Last weekend I attended an event at the Little Art Theatre in Yellow Springs organized to bring awareness to the social heartbreak of suicide. Included was a showing of the movie “Suicide: The Ripple Effect, chronicling the story of Kevin Hines.
At the age of 19, Kevin jumped off the Golden Gate Bridge in San Francisco with the intention of dying, but he survived. What struck me most about the story was his own testimony of what happened the moment he let go and jumped.
WHAT YOU NEED TO KNOW: People are talking about suicide: There’s help available locally
As his consciousness suspended in freefall, he cried out in regret. He did, after all, want to live. Remarkably, he survived and has dedicated his life to talking about issues related to suicide. His inspirational message is a life-giving ripple effect of his jump.
Because I lost two brothers to suicide, I’ve become involved in local chapter of the American Foundation for Suicide Prevention. Its mission is to bring awareness to the alarmingly high incidence of intentional death and ultimately decrease the number of deaths by suicide. I’ve been healing myself through outreach, and have been empowered by others also affected by suicide. Sometimes it feels like an uphill battle to reach those who suffer from such deep-seated pain, but when I engage in community events designed to open the conversation, I’m encouraged.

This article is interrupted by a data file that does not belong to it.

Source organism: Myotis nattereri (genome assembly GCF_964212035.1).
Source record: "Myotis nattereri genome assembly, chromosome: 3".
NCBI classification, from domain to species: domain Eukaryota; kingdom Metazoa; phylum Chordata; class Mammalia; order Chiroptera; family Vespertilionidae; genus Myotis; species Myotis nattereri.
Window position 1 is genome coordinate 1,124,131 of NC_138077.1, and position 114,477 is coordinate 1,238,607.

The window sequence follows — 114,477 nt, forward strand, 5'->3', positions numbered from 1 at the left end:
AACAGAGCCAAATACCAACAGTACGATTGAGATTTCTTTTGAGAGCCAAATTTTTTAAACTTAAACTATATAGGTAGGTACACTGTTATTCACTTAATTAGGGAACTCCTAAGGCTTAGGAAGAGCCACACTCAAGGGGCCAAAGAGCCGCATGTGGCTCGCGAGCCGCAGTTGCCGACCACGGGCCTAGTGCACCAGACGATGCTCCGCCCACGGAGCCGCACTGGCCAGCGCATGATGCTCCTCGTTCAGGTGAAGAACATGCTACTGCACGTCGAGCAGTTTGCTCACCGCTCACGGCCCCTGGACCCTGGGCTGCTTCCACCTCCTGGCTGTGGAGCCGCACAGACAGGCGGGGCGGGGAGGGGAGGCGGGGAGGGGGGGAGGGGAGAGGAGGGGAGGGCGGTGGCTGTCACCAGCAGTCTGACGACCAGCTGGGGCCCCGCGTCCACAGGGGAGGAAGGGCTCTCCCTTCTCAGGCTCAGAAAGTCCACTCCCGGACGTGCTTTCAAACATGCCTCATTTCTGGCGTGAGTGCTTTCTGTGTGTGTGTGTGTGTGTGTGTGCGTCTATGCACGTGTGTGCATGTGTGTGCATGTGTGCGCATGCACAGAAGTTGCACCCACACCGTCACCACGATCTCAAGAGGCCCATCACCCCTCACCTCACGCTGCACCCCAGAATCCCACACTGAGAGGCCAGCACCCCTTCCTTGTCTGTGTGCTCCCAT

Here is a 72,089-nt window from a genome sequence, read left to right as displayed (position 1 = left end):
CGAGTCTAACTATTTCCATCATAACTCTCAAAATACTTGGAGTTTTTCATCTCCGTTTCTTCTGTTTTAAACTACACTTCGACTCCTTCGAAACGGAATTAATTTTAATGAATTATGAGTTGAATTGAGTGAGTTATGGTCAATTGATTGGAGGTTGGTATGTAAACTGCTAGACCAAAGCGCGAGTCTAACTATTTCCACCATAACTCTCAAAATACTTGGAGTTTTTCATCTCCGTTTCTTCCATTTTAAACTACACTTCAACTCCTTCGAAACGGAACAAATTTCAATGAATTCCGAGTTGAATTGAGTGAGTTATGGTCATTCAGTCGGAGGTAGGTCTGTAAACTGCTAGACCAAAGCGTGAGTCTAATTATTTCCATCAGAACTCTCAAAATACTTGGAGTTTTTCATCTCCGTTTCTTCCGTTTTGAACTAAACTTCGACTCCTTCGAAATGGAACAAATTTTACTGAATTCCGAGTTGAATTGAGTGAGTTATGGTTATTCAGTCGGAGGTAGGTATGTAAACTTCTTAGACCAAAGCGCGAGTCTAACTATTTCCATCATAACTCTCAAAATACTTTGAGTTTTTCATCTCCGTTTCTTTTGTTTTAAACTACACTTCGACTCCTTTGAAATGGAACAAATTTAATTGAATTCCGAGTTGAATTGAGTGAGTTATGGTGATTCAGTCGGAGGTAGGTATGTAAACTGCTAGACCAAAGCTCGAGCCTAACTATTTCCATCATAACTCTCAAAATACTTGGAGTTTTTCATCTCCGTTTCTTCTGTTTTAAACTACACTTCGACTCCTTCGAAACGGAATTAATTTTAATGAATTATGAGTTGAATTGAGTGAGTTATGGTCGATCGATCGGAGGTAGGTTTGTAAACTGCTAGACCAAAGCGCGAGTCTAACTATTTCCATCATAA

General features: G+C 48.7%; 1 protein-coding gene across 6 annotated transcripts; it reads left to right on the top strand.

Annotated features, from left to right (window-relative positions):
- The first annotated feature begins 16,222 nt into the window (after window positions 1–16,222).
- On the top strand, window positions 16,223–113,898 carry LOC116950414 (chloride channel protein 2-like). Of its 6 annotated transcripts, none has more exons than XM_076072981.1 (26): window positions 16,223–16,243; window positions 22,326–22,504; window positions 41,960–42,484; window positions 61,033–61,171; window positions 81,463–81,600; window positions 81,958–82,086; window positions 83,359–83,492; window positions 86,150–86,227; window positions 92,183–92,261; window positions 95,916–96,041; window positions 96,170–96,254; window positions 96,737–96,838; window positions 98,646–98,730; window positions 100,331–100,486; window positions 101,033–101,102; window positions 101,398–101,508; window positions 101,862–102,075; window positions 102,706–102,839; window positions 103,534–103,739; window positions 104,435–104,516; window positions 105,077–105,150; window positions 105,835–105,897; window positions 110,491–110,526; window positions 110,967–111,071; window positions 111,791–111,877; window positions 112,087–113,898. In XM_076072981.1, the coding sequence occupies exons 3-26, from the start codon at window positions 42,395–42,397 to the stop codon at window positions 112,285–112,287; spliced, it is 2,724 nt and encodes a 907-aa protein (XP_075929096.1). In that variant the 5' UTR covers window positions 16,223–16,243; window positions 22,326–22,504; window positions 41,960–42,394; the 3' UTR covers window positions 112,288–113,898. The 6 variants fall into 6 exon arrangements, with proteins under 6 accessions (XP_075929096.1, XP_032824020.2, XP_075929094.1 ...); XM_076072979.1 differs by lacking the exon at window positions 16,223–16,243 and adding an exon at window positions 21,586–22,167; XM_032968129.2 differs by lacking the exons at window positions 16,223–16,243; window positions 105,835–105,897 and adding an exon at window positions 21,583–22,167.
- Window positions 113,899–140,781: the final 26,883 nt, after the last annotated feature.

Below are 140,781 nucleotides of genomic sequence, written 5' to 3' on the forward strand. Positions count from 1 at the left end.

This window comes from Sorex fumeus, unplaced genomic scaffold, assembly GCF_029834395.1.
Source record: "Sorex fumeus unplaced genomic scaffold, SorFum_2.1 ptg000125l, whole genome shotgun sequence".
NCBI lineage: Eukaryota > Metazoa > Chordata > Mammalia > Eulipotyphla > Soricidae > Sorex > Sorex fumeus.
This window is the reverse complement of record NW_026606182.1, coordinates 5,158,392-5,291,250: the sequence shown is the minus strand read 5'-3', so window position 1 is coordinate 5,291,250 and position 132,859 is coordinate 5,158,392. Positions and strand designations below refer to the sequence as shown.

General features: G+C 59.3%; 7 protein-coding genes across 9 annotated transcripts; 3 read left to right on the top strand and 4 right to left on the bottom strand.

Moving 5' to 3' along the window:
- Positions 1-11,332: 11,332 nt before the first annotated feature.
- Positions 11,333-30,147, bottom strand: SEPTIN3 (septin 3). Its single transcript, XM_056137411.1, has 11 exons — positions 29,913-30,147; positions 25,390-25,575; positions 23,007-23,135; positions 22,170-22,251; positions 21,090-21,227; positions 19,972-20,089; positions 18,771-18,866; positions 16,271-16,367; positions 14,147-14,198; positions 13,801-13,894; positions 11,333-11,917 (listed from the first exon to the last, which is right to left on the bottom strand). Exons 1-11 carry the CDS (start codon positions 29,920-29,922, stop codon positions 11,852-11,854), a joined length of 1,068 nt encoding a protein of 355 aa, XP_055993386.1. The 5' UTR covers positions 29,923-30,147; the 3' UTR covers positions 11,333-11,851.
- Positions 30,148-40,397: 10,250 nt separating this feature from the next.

And then I learned of Kate Spade’s death by suicide. My heart broke. Here was a fashion icon whose name label adorned charming polka dot shoes and bow-laden purses. Her style exuded fun. The brand Kate Spade brought a touch of crème to a closet full of black spandex. How could this prolific designer of whimsy succumb to despair? It is most likely a question her own family ponders.
Suicide is a real problem. It is not some disconnected occurrence we can afford to ignore. It is an epidemic; news outlets last week covered a Centers for Disease Control report that suicides rose across the nation from 1999 to 2016 — up by 30 percent in some states.
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Too many bright stars in our collective sky choose death. Too many young people surrender to hopelessness even before they can define their unique gifts to the world. Too many loved ones fly below the radar, masking stories of shame with facades of false contentment. The awfulness of suicide makes it an uncomfortable topic, not often embraced at the neighborhood cookout. But we must forge ahead, nevertheless, with compassion and a willingness to be bold in caring for each other. Something we can all do is simply ask, “Are you OK?”
I wonder about Kate Spade. When high-profile people choose to end their lives, the rest of us tend to pay attention. Her life is no more important than any other, but neither is she less important. The only way to make good rise from the ashes of any suicide is to talk about it. Discussion regarding depression, despair, or other factors that lead to hopelessness needs to be more mainstream. You never know when your reach can offer a lifeline to another who may be silently struggling.
David Spade, the actor and comedian, spoke of his love for his sister-in-law, Kate, after of her shocking death. Concluding his remarks, he said, “It’s a rough world out there people, try to hang on.” Indeed, if we are fearless enough to talk about suicide and exhibit empathy for one another, perhaps we can provide a safety net to those who feel there is no other option to their despondency. Otherwise, some of us have everything to lose.
Call 1-800-273-8255 if you are in need of immediate help.
Centerville writer Anne Marie Romer is a regular contributor.